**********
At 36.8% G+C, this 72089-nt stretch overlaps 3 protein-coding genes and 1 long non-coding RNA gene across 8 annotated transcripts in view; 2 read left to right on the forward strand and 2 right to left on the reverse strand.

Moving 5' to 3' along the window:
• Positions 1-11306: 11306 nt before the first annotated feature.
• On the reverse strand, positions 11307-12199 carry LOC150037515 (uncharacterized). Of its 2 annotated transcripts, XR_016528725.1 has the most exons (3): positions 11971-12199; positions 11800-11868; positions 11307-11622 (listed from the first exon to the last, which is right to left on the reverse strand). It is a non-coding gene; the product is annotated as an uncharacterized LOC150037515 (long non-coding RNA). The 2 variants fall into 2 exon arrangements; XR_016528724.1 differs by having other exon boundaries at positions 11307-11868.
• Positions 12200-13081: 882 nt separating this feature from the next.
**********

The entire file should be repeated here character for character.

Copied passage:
At 36.8% G+C, this 72089-nt stretch overlaps 3 protein-coding genes and 1 long non-coding RNA gene across 8 annotated transcripts in view; 2 read left to right on the forward strand and 2 right to left on the reverse strand.

Moving 5' to 3' along the window:
• Positions 1-11306: 11306 nt before the first annotated feature.
• On the reverse strand, positions 11307-12199 carry LOC150037515 (uncharacterized). Of its 2 annotated transcripts, XR_016528725.1 has the most exons (3): positions 11971-12199; positions 11800-11868; positions 11307-11622 (listed from the first exon to the last, which is right to left on the reverse strand). It is a non-coding gene; the product is annotated as an uncharacterized LOC150037515 (long non-coding RNA). The 2 variants fall into 2 exon arrangements; XR_016528724.1 differs by having other exon boundaries at positions 11307-11868.
• Positions 12200-13081: 882 nt separating this feature from the next.